With the S&P 500 hitting an all-time high, stocks have been stealing the headlines. But behind the scenes, there is a market that is just as hot.
And when this market accelerates as it did in early 2008, prices can easily jump 50% in a few months. Take a look at the big move below.
This is a chart of West Texas Intermediate (WTI) crude oil prices. Crude oil just logged its best five-day run in eight months, trading near the key $100 level.
That bullish movement has been driven by big institutional investors sending capital into commodities, with hedge and fund managers increasing their net long positions across a basket of 18 U.S. futures and options markets by 10% in the week ended March 26. That mirrors a larger trend, with bets on commodities up 67% in the past three weeks, the biggest gain since May 2009. And one of the biggest destinations of those bets is into crude.
That’s because peak consumption in the spring and summer is right around the corner, and the smart money is betting prices will move higher. With monetary stimulation from the central banks of the world fueling potential inflation, the stage is set for crude to make another run to its all-time high above $147 per barrel this summer.
Buying a crude-oil exchange-traded fund (ETF) such as PowerShares DB Oil Fund (NYSEARCA:DBO) is a good way to profit from rising oil prices, as demonstrated in the chart above. But there’s a better way: Buyshares in exploration and production (E&P) companies that own and extract the commodity from the ground. [These are the special kinds of stocks and opportunities that my colleague Nathan Slaughter looks for in his Junior Resource Advisor newsletter.]
Exploration companies provide unparalleled leverage to crude prices, reaping huge gains in sales andearnings when prices surge higher.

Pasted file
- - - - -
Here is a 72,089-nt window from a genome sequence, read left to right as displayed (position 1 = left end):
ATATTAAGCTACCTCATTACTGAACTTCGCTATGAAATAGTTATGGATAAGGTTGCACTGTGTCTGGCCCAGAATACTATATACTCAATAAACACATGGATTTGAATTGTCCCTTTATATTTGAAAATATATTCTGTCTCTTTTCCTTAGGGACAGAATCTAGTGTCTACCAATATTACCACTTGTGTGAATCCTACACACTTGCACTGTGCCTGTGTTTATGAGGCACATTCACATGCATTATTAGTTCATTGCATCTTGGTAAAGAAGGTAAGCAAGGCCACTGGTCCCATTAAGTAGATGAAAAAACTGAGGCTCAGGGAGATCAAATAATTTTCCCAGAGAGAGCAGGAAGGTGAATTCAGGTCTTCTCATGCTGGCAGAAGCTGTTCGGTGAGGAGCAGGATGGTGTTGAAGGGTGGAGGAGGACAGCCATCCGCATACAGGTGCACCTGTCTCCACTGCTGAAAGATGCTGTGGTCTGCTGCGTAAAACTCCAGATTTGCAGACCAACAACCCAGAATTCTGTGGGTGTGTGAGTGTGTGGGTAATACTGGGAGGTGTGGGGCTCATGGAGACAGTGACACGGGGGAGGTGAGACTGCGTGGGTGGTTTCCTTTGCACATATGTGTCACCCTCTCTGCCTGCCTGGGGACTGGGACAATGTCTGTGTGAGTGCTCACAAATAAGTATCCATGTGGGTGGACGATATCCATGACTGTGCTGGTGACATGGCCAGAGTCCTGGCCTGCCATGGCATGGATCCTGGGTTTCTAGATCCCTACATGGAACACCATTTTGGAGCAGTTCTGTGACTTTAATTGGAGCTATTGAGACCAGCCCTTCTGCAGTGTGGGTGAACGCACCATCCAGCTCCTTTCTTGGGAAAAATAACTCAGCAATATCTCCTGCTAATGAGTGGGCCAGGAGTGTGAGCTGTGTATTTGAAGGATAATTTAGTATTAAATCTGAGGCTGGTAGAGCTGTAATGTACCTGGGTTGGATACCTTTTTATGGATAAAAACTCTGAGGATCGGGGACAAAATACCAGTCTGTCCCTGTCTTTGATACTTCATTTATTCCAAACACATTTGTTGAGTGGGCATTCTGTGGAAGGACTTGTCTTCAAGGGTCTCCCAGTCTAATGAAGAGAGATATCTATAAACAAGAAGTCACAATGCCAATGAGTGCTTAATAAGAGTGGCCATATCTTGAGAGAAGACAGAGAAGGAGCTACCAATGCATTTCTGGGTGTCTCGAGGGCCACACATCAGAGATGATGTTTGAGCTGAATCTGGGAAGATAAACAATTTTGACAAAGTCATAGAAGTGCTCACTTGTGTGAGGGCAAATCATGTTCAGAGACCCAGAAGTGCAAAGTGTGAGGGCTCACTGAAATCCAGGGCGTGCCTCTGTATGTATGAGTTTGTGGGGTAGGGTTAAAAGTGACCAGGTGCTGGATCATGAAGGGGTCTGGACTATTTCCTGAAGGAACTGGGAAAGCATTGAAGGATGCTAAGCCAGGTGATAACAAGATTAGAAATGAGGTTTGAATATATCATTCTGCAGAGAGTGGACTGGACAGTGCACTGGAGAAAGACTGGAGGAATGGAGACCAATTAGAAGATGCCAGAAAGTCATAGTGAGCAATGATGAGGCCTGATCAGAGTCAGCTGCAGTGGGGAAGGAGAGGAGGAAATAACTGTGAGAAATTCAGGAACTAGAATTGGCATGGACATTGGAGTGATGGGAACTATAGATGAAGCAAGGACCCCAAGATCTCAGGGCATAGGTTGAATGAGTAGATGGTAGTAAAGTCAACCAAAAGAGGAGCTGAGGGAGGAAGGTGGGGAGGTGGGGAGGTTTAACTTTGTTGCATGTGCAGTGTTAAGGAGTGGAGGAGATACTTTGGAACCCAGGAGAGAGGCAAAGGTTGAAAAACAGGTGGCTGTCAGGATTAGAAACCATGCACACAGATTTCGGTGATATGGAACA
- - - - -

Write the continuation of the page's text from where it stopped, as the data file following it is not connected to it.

But the group has been under pressure in the past two years after energy stocks collapsed in the spring of 2011. That has E&P stocks trading at record low valuations and carrying big-time dividend yields.
Here are seven E&P stocks with yields up to 9%.
Breitburn Energy Partners
Breitburn explores and produces oil in Texas, California, Wyoming, Indiana and Kentucky. The company also explores for natural gas, providing additional leverage to another growing segment of the global energy market.
Despite the S&P 500’s big gains in the past two years, Breitburn’s shares are down 7% during the same period. No doubt that has a lot to do with crude trading mostly sideways and natural gas falling sharply. But with both markets on the mend, higher crude and gas prices would be a boon to the company.
Analysts are looking for earnings per share (EPS) of 86 cents in 2013 and 96 cents in 2014. That has shares trading with a forward price-to-earnings (P/E) ratio of 23, a slight premium to its peer average of 19. But when you add in the dividend yield of 9.4%, Breitburn offers strong growth and income.